3. If the regret doesn't kill you, the sadness will.
The regret we feel quickly changes into the saddest sad. Colors are duller and life just doesn't seem worth living anymore. This sadness effects our whole being. We don't have as much energy, we withdraw from our friends, and all we want to do is somehow distract ourselves from the voices in our head. Other athletes, songs, buses, even certain foods are triggers for us. I can't count the number of times I had to leave class to "compose" myself in the bathroom. This is by far the hardest phase and the bad news is it never really goes away, you just learn to deal with it.
4. After a while life starts to feel relatively normal again.
Whether it takes a few weeks, or a few months like me, life starts to feel somewhat normal again. You start to form new routines that don't include practices, film, weights, etc. Your friends aren't all athletes anymore. Normality starts to set in and as much as you may enjoy your now "slow paced" life there will always be a part of you that hates it. While most people may love having spare time to watch Netflix or chill with their friends, we'd do almost anything to be with our teams again, sweating, probably dying at practice or weights, but feeling beyond accomplished for achieving what the few among us ever do. Becoming normal after being so un-normal for years is a really hard thing to accept.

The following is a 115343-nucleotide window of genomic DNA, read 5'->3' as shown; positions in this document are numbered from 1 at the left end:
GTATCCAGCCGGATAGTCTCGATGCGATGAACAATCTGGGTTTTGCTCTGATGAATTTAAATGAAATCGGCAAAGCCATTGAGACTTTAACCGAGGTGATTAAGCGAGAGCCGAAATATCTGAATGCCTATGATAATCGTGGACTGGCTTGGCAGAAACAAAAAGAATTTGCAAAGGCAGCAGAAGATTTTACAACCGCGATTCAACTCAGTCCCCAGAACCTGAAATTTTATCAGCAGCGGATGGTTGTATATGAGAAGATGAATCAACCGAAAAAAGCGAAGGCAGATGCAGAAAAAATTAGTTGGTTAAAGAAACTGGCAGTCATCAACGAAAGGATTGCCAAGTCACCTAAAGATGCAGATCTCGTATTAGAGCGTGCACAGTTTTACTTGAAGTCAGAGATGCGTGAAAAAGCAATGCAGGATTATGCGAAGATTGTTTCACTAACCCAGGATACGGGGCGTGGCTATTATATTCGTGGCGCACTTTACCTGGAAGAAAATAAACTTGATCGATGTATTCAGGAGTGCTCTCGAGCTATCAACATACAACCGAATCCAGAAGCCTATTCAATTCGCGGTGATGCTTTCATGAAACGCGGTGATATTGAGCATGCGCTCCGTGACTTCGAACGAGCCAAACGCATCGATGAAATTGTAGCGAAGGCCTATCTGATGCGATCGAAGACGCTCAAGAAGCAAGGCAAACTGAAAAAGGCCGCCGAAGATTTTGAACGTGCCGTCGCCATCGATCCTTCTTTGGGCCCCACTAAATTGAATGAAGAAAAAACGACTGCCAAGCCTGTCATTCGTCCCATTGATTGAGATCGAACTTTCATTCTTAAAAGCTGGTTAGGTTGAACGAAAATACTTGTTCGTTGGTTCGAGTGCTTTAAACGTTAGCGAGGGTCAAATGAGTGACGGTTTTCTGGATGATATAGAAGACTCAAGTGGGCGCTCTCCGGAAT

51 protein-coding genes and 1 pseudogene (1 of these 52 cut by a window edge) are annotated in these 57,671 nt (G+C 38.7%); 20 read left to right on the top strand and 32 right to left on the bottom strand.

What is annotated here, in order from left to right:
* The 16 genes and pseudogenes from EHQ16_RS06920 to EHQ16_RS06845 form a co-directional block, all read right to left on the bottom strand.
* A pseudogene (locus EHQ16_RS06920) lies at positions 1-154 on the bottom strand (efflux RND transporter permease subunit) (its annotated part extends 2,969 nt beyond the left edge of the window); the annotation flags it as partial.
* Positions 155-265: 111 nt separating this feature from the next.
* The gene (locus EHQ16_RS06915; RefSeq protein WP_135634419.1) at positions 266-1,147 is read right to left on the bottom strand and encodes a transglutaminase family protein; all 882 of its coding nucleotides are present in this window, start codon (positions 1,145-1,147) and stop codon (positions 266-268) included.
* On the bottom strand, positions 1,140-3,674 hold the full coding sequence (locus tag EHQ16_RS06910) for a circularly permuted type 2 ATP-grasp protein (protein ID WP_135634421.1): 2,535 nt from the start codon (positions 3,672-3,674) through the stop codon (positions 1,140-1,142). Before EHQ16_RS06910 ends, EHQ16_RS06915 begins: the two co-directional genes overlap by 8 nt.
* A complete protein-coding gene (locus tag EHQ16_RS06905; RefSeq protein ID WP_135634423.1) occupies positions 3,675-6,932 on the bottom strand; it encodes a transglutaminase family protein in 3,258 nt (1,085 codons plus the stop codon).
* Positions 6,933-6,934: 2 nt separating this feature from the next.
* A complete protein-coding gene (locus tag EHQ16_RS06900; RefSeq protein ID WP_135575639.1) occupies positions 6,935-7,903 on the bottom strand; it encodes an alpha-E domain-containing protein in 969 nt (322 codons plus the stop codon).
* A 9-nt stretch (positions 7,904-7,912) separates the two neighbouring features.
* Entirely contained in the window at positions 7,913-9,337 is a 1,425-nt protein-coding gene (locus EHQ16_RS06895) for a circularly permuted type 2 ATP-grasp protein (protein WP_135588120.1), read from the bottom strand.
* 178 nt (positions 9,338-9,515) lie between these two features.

5. You soon realize being normal is really boring.
When you go from being busy over half your day to having nothing in that time spot, you get bored. Really bored. At first it's kind of nice, not having to "charge into battle" all the time, but after a while you really start to miss the adrenaline rush of being an athlete. We pick up new hobbies, of course, but nothing can quite satisfy like our sport did.
6. You think you're all better until season rolls around.